Charging Anxiety is the new Range Anxiety

All EV enthusiasts― or those with even the most cursory knowledge of the field― are familiar with range anxiety. It’s an oft-discussed feeling of unease that drivers have when they contemplate running out of battery power before reaching their destination or an adequate charging station. The phobia plagues headlines and dominates surveys of potential EV purchasers. As the name implies, the anxiety primarily concerns the distance an EV can travel when fully charged, and is the result of EVs having lower range capabilities than their traditional internal combustion engine vehicle (ICEV) counterparts.

Range anxiety is a legitimate concern as drivers fear the potential of being stranded with a dead EV battery, like the common fear of an ICEV running out of gasoline. When that happens with a combustion engine, it’s easy enough to fill a gas-can yourself (or have a friend bring you one!) and get back to the destination of your stranded car, refill, and be on your way to a proper station. Given the ubiquity of gas stations across the most heavily-trafficked parts of the U.S., paying for a tow to the closest station might not be the most cost-prohibitive option, either. Sometimes, an ICEV is even pushed small distances― a near impossible feat for their heavier, electric siblings. On the other hand, when an EV runs out of juice, options are more limited: some subscription services like AAA offer EV charging for such cases, but there is no alternative wherein your buddy can fill a receptacle with electricity and drive it over to you. Unless your friend has an EV equipped to charge other EVs, like an F-150 Lighting or Rivian R1T, a pricey tow may be your only option. Depending on proximity to the nearest charging station― which can be few and far between― the options of getting an EV with a dead battery off the road are more limited. So, range anxiety is real for all of the aforementioned reasons― but what about charging anxiety?

I coined the term myself, thank you very much. Well, somebody else probably did it first… but it occurred to me independently so let’s run (or drive!) with it. As article after article makes headlines and President Biden unleashes funding to flesh out charging infrastructure across the U.S., range anxiety has come to be a catch-all term for what seems to be more often cases of charging anxiety. While range anxiety (in its original meaning) specifically refers to battery capacity and the inability to go adequate distances in an EV, charging anxiety instead refers to drivers’ fears of broken, unavailable, or otherwise dysfunctional charging stations. With a focus on charging infrastructure instead of the battery itself, charging anxiety seems to have grown into one of the dominant mitigating factors for consumers choosing to purchase electric.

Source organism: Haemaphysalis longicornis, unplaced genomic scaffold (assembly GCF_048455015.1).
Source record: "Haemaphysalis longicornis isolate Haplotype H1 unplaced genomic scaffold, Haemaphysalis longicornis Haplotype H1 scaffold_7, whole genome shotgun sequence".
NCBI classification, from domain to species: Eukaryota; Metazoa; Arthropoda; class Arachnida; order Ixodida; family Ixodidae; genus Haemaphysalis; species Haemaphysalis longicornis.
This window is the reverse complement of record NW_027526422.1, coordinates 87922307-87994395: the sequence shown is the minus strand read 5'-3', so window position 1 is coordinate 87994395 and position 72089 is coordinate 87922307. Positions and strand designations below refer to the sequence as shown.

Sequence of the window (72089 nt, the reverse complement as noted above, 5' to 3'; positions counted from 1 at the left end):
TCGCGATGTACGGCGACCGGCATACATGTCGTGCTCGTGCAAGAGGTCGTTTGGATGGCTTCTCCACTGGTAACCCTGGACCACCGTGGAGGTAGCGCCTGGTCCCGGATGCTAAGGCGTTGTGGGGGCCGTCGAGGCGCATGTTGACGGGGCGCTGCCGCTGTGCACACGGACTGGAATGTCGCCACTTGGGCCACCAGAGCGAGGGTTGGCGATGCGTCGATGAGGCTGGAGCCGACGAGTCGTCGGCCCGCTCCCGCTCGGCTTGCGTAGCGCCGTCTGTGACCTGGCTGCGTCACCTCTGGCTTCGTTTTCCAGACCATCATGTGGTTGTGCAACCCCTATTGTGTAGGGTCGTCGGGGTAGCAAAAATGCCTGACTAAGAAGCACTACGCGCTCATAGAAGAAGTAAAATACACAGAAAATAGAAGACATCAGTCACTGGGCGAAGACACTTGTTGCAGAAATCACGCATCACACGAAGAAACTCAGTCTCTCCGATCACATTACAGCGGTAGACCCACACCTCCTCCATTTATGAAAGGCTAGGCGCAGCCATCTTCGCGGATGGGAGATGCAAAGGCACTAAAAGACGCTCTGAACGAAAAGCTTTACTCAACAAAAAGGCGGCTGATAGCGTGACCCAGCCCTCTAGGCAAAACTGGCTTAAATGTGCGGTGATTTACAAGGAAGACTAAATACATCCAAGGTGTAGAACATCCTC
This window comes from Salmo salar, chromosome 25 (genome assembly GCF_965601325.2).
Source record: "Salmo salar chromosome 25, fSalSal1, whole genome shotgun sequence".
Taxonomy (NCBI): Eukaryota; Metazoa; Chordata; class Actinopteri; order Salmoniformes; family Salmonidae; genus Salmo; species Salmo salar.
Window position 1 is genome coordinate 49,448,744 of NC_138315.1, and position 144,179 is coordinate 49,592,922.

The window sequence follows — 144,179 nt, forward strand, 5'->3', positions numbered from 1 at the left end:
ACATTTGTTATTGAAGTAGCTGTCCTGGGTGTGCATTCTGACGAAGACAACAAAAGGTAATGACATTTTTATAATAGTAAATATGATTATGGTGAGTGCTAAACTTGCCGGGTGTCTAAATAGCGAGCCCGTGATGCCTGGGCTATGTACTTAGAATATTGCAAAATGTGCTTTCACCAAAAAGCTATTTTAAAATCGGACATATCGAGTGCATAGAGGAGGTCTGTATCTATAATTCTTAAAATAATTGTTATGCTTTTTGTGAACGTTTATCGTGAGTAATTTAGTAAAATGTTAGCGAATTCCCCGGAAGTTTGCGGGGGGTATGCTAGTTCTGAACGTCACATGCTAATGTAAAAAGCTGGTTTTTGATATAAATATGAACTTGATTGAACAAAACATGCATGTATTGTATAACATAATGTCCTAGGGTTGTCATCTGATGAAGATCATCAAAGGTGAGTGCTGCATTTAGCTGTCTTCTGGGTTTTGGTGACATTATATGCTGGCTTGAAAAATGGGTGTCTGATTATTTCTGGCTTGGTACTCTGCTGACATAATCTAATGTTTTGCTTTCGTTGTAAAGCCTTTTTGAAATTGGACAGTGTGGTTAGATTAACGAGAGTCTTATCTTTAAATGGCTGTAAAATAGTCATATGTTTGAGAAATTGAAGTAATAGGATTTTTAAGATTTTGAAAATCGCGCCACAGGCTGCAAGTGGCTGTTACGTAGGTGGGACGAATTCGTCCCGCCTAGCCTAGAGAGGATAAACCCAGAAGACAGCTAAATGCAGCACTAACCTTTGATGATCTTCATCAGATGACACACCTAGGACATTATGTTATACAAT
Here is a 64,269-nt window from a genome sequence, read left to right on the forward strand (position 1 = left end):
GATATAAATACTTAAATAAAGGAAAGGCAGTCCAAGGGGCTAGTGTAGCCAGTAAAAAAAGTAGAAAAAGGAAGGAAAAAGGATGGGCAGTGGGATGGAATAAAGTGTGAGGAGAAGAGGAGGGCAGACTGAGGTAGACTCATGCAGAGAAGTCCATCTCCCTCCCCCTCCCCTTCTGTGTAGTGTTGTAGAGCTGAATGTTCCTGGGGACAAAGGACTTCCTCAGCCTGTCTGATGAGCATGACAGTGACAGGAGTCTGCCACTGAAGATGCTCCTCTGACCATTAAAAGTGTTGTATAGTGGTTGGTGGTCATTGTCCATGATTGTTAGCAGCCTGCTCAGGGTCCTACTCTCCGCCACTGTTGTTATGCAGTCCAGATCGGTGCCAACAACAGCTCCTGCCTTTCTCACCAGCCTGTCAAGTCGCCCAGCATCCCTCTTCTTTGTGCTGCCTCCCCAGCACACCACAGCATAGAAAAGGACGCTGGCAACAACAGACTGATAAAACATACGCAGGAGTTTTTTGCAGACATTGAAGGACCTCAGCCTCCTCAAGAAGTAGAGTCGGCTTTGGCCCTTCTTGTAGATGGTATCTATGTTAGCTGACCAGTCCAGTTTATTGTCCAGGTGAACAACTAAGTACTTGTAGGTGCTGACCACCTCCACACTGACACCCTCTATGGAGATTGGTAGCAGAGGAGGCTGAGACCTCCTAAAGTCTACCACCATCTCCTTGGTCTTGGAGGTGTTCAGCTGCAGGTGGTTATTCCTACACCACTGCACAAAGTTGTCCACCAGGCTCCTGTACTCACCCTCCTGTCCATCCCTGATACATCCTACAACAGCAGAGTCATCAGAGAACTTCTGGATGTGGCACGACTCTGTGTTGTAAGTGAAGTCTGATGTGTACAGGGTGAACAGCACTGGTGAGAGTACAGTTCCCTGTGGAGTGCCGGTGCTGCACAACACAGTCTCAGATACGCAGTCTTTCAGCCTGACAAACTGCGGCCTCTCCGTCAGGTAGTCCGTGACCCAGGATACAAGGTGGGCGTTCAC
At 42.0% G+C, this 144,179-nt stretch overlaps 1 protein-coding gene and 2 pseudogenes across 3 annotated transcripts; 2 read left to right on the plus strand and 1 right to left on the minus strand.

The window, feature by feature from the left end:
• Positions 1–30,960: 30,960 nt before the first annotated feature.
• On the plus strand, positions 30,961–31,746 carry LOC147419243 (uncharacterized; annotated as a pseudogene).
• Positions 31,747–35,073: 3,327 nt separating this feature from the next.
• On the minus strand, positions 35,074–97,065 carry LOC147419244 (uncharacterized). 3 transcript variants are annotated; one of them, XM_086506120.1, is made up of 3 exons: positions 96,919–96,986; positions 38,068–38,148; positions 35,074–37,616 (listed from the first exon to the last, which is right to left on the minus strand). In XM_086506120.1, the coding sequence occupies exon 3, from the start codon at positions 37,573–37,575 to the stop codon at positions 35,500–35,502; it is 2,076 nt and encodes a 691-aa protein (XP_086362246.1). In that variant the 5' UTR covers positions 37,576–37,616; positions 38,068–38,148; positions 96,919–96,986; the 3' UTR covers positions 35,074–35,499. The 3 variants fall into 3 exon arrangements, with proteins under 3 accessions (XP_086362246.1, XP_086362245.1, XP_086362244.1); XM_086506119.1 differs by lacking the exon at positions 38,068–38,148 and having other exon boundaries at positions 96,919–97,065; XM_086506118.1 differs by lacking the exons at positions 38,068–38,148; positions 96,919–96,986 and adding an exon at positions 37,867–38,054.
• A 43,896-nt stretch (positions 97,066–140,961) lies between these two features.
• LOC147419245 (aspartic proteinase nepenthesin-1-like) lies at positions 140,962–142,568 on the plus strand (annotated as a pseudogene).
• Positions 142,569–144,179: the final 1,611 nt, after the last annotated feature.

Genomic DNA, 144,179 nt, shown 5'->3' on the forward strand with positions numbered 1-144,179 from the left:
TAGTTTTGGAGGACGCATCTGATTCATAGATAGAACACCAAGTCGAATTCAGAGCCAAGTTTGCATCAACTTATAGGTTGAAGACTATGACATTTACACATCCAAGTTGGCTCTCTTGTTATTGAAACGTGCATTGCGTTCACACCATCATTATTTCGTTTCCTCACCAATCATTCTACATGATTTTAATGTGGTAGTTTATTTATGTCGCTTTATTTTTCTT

With how far modern EV batteries have come in just a few years’ time, with ranges now easily reaching into the hundreds (the Lucid Air Dream Edition clocks in at 520 miles of range while the Tesla Model S can get up to 405 miles), range anxiety, and its implication of batteries being inferior to combustion engines, no longer makes sense as a talking point. Sure, the Nissan Leafs puttering around definitely experience range anxiety― but for newer models with stronger batteries, the anxiety drivers experience more often comes from the lack of reliable charging infrastructure in the U.S. In July, we discussed a Bay Area study that implicated public stations run by ChargePoint, EVgo, Electrify America, and others as having extremely high fail-rates when those conducting the study attempted to charge. In total, 27.5% of the 657 open public DCFC charging stations evaluated were non-functioning at the time of testing, an annoyingly-high percentage for drivers who may go all the way to a station only to find themselves unable to charge.

In addition to the Bay Area study, we also talked about range anxiety a few months ago, citing a 2020 Consumer Reports survey that found “Not enough public charging stations” to be the most popular attribute “holding [the customer] back from purchasing or leasing a plug-in electric vehicle for [their] next vehicle,” with 48% of respondents electing the attribute when given the option to choose the top three reasons they aren’t convinced to go electric. The survey base for the question was contingent on consumers who 1) had a valid driver’s license and 2) answered that they do not definitely plan to get a plug-in EV for their next vehicle, therefore targeting a demographic of consumers who aren’t solidly on board the EV train, unlike early adopters. While almost two years exactly has gone by since the survey was conducted, its results were prescient; public charging infrastructure is still lacking and notoriously dysfunctional with long repair times, leading to near constant discussion about the unreliability of driving an EV that is often― if not always― erroneously mislabeled as range anxiety instead of the more accurate charging anxiety. The Bay Area study reverberated throughout the EVsphere, as have so many other surveys and studies finding charging equipment a major barrier― and yet talks of range anxiety persist, seemingly ignorant to the fact that batteries are no longer the biggest EV problem: maintaining adequate EV infrastructure is. As funding rolls out, EV drivers and manufacturers need to keep the pressure on big charging companies who are installing, and then abandoning their equipment en masse.